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Information about asparagus plus large Asparagus recipe collection


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May 2009


Asparagus (Liliaceae-Asparagacease ) is a member of the lily family and a distant cousin of the leek and onion.  Considered by many to be the queen of vegetables, asparagus has been, and still is,  a highly prized vegetable which, unfortunately, has a relatively short season of just 10 weeks.


Origin & History of Asparagus


Asparagus is believed to have originated in the eastern Mediterranean area, however archaeologists have found traces of wild varieties in Africa and it is also thought to have been  cultivated in ancient Egypt as evidenced by  ancient Egyptian writings.


Asparagus gets its name from the ancient Greek ‘aspharagos’ which in turn originates from the Persian word ‘asparag’ meaning sprout, stalk or shoot. It was popular with the ancient Greeks who believed it to have both sacred and aphrodisiac powers and it is known that Hippocrates used it for medicinal purposes such as the treatment of  diarrhoea and urinary problems.


They were popular with the Romans too who had written instructions on how to grow  asparagus. So prized were these perennial shoots by the Romans that not only did they enjoy eating them in season but they were also the first to preserve it by freezing as early as the 1st Century AD when fast chariots would take the fresh asparagus from the Tiber River area to the Alps where it kept for six months until the Feast of Epicurus. The Roman Emperor Caesar Augustus coined the phrase 'velocius quam asparagi conquantur', meaning to do something  quicker than you can cook asparagus.  


The Romans are responsible for having introduced asparagus to England, where it gradually gained favour with the nobles and by the early 16th century, it was widely served in many of the Royal courts of Europe.


Battersea in the 21st Century

with its famous Power Station

By the 17th Century, asparagus was being commercially cultivated in England and, believe it or not,  one of the prime location for its cultivation  was in the village of Battersea just outside the city of London,  where they were famously sold as “Battersea bundles”. Asparagus was so popular that the area of cultivation was widened to include Fulham, Gravesend, Isleworth and Deptford just in order to supply London.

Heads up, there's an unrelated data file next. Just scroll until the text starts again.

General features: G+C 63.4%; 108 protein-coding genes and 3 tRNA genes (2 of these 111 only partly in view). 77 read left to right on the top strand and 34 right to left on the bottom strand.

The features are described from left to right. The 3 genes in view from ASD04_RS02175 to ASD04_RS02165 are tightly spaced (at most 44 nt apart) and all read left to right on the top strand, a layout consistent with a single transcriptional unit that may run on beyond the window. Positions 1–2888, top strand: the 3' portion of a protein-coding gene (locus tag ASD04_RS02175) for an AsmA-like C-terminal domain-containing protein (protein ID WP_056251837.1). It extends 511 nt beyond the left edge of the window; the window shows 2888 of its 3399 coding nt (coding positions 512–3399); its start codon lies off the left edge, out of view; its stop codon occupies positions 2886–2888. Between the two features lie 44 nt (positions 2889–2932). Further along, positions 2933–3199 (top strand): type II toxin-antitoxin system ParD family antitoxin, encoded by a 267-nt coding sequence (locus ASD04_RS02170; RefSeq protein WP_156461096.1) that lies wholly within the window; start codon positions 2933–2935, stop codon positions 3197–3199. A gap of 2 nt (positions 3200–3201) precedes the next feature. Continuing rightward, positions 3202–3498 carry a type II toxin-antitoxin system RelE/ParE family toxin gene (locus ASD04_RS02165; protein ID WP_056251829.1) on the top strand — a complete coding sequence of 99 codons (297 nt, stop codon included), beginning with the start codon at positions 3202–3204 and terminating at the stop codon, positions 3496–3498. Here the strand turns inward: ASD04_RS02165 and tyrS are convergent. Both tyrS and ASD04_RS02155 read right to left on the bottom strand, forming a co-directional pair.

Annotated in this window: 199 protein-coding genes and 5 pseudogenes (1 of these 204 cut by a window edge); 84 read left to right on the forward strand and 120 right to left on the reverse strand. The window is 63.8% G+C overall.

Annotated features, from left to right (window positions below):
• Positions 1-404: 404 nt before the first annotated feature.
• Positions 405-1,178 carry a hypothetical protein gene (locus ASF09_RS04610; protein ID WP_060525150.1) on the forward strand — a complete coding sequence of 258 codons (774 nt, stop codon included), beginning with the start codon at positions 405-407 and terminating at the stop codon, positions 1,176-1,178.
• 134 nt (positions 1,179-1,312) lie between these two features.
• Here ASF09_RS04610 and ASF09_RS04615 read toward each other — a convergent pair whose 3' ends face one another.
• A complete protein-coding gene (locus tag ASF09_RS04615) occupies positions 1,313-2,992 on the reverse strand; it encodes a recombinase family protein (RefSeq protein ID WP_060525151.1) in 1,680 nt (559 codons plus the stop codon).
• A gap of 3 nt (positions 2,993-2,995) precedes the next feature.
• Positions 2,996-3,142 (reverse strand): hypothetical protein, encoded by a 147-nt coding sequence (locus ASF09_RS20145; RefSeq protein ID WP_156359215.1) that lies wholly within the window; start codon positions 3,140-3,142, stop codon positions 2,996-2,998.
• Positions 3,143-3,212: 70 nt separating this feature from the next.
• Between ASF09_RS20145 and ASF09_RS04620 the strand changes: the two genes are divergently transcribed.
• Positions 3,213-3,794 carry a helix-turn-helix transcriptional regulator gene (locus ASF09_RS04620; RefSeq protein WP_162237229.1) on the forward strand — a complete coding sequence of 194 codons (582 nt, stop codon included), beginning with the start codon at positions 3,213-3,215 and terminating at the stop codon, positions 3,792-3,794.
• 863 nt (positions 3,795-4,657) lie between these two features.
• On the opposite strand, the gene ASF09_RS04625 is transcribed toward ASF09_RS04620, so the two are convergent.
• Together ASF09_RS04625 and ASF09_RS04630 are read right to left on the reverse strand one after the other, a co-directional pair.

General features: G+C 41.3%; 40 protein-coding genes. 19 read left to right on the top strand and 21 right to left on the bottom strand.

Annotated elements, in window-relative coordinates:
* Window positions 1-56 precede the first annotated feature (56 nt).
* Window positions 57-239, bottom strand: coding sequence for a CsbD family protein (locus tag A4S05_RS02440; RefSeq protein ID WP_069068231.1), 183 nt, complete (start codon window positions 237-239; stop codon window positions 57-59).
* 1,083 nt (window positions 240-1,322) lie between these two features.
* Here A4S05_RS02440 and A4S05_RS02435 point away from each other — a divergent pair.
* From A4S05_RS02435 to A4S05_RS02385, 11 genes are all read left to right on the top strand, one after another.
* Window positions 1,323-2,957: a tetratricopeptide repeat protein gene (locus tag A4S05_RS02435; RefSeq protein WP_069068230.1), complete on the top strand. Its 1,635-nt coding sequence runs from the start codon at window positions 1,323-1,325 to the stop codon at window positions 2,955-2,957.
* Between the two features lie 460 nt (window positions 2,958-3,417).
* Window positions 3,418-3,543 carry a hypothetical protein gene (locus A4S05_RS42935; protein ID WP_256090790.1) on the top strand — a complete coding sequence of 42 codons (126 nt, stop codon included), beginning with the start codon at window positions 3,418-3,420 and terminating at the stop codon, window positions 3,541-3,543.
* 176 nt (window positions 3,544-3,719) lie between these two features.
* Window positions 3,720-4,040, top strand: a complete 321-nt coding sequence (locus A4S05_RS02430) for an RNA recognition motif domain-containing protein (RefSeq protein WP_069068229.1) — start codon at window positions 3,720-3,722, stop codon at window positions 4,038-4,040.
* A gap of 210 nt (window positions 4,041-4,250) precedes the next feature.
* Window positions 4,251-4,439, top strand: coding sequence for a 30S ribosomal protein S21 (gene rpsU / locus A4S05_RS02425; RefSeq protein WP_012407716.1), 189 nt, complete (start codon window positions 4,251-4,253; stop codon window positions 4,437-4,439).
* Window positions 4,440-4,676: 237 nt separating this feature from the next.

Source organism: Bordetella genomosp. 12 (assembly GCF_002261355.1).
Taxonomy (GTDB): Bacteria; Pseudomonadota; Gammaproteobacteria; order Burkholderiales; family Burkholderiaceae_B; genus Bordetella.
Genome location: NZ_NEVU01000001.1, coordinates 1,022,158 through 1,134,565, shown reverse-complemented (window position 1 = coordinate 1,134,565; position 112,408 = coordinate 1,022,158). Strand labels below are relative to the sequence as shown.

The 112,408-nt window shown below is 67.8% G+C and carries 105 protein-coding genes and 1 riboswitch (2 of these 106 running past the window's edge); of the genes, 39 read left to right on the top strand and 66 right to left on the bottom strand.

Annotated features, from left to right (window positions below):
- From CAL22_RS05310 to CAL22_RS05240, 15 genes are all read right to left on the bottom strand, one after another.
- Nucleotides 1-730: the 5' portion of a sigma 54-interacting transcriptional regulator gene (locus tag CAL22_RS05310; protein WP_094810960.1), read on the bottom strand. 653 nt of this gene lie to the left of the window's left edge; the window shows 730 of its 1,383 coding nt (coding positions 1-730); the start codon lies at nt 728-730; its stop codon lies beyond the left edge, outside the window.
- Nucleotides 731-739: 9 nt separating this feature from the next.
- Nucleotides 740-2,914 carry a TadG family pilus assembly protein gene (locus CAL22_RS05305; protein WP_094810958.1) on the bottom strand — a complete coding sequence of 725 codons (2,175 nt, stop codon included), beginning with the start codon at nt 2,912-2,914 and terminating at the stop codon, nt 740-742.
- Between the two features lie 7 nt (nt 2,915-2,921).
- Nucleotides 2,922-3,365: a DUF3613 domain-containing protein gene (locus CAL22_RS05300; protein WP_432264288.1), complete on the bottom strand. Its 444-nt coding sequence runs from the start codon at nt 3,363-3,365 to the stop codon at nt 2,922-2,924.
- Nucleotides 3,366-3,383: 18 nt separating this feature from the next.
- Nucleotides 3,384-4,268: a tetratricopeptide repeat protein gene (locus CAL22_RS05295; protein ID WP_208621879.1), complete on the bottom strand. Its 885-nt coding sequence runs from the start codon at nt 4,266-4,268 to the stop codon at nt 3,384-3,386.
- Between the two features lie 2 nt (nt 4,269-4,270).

Asparagus was so popular that they even got a mention by Samuel Pepys, the diarist, who recorded that he bought a bundle of "sparrow grass" in Fenchurch Street for 1s.6p.

By the 19th Century London was becoming so built up that  new asparagus fields were established in The Vale of Evesham, Worcestershire, which is still regarded as the home of asparagus today.

Asparagus Nutritional Values


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Asparagus is a good source of folic acid (vitamin B9) and also contains potassium, copper and iron. It is also rich in vitamins A, B1, B2, B6 and C. The asparagus contains a sour agent, which noticeably renders the urine potent when digested. It also contains asparagine,  which gives it its particular flavour and which has diuretic properties

Around seven spears (80g) provides one of your recommended 5-A-Day servings, 69% of the RDA of Folate, 20% of the RDA of Vitamin C and 12% of the RDA of Vitamin B1. It  is also one of the richest sources of Rutin which together with vitamin C, can help to protect the body from infections as well as being rich in soluble fibre.


Buying and storing Asparagus

Choose asparagus with firm brittle spears and well coloured tight tips. Try to choose stems which are the  same size so they cook evenly. Asparagus is quite fragile. Store in the refrigerator for up to one week preferably in a perforated plastic bag.


Freezing Asparagus


Blanch whole spears of asparagus in boiling water for 2 minutes then open freeze on a tray. Once frozen, pack into freezer bags where they will keep for about five months.

Cooking with Asparagus


Asparagus has to be cooked to get the best flavour and texture.  To prepare them, if necessary, snap or cut off the bottom stalk to remove the tough fibrous part.  Wash gently in cold running water.


Asparagus can be cooked in many ways, but over-cooking should be avoided: they should be tender but not too droopy.   For detailed preparation, cooking methods and timings visit our

Preparing & Cooking Fresh Asparagus  page.


Asparagus Recipes - Click here for lots of Asparagus Recipes



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